acejews - multiperson blog w/ mods of varying observances - a safe space for all ace-spectrum jews, whether jewish by patrilineality, matrilineality, or conversion (past, or if you’re currently in the process)
arothejew - a
Rabbinical Student, who runs a jewish blog in his spare time from yeshiva. I’m especially open to give advice and answer questions - judaism, jewish law, spirituality. Even if I don’t know the answer to the question, I am surrounded by Jewish scholars (rabbis) of incredible caliber who can also help get your questions answered.
believebeluga - reform Jewish - primarily a wildlife-centric blog, but I also bring up social rights issues and Judaism pretty frequently.
@sapphic-krogan - reform Ashkenazi Jew, and I post a multitude of things but as for Jewish stuff it’s mostly about Jews in fiction, Jews in current events, and responses to antisemitism.
Conservadox-Reconstructionish! (Ask me about it :) ) - A wild mix of Judaism, cats, well-tagged fandom, and living with chronic illness. Very much here for baking and interfaith work!
shomermitzvah - Modern Orthodox. If you need to be more specific than that, I’m on the machmir side (ie. closer to yeshivish modern than conservadox on the modern orthodox scale). - My blog is mostly Jewish, but I also blog personal stuff.
angryaliens - somewhere between conservative and reform - blog is photography with some sj and a bit of jewish stuff
marxistdivreitorah - Reconstructionist divrei torah on the weekly torah portion from a Marxist point of view
I’m converting to Judaism in a mainly Modern Orthodox synagogue. I post personal stuff, social justice stuff and LGBT stuff. I have a ‘judaism tag’, 'convert stuff’ tag and a 'shul tag’!
mixedjudaism - orthodox, but with no real affiliation to any denomination - a space for jews of mixed race/ethnicity to talk about their experiences within jewish spaces and their identity.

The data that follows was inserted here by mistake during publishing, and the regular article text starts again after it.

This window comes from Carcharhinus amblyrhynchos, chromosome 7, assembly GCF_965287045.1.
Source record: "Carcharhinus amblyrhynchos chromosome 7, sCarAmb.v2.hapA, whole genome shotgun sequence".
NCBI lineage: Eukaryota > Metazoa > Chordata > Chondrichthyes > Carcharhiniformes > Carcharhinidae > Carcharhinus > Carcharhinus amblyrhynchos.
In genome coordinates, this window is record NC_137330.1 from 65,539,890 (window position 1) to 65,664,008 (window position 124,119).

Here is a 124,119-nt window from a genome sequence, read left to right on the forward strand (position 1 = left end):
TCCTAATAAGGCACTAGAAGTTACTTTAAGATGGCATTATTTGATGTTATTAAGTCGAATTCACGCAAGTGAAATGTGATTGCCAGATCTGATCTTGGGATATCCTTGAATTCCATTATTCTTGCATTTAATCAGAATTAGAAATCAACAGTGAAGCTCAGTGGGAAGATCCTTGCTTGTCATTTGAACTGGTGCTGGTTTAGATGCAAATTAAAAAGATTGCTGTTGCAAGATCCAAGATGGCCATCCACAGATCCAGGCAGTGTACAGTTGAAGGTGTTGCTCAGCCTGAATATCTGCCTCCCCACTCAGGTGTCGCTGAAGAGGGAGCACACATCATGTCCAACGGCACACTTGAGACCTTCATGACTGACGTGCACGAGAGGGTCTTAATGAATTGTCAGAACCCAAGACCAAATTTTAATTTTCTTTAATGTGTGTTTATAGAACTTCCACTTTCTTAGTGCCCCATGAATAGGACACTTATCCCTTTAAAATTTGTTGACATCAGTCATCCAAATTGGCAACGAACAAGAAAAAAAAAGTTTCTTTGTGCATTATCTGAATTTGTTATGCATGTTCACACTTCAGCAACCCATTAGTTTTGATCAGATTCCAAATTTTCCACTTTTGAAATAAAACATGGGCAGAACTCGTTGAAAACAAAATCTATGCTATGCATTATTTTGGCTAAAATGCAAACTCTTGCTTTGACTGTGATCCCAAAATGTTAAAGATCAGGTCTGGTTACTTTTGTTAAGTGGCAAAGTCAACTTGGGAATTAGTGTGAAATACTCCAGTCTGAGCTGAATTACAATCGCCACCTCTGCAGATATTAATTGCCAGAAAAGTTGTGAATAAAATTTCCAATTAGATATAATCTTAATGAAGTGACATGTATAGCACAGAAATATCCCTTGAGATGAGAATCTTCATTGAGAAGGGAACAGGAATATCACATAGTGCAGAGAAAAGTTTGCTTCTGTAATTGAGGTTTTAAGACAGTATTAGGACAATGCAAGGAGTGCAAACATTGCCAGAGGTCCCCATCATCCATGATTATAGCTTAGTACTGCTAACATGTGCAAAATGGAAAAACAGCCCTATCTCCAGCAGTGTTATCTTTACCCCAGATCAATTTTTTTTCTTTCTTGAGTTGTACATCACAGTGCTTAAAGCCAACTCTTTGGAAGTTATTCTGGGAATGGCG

shiraglassman - I’m Reform Jewish and I tend to post/reblog content relevant to queer-positive Judaism, including the Jewish characters in my books.
@thetomatofaerie (i’ve tried like 8 times to tag them and it’s not working? anyway the link is here) - I’m Reform, and I blog a lot about Jewish history and Jewish culture/heritage, especially from a Russian Jewish perspective. I also like talking about fashion, fairytales/fantasy, and literature.
shabbosfemme - I was raised Reconstructionist-Renewal, and my blog is mostly personal stuff and social justice posts, but Judaism absolutely fits in with that.
scriblonza - mostly a personal blog, but seeing that practicing Judaism (Orthodox) is a rather large part of my person, I post/reblog about that as well
directed-energy - I post radical left/anarchist jewish activist & cultural stuff along with queer activism, art, and silly posts about superheroes :)
facingthenorthwind - i’m converting through a progressive shul in australia, mostly a personal blog but since judaism is a big part of my life, it comes up fairly frequently.
so-much-depends-upon-a same as above, the other blog of torat-chesed. this blog focuses on the sociological side of judaism – jewish posts here will mainly be about antisemitism. not primarily a jewish blog.
schemingreader - I do not identify as Orthodox, though I am observant and keep Shabbat. I belong to a non-denominational havurah w/ no mehitzah. I’m deeply interested in halachic discussions, but I can never take a frum perspective. (I do bring a middle-aged mom’s perspective, which perhaps has some value.)
bennistar - In Real life: A regular Chassidish yeshiva bochur from one of the chassidic courts in Eretz Yisroel. On Tumblr: Known as the Tambler Rebbe blogging mainly about Judaism, Torah/Chassidic thoughts, daily life in the Hasidic world and some Jewish music
reachabovethetrees - British Liberal Judaism perspective. About half way through my conversion, and am a personal blog on my way towards blogging more about jewish culture and religion.
lachaim - I am reform, and I reblog a lot of Jewish content that I agree with or want to spread awareness about. Otherwise, I follow a few marvel fandoms and other things relevant to my life.
feministrhymeswithwitch - I was raised modern orthodox but I identify more with conservative and I do a ton of angry Jewish blogging :3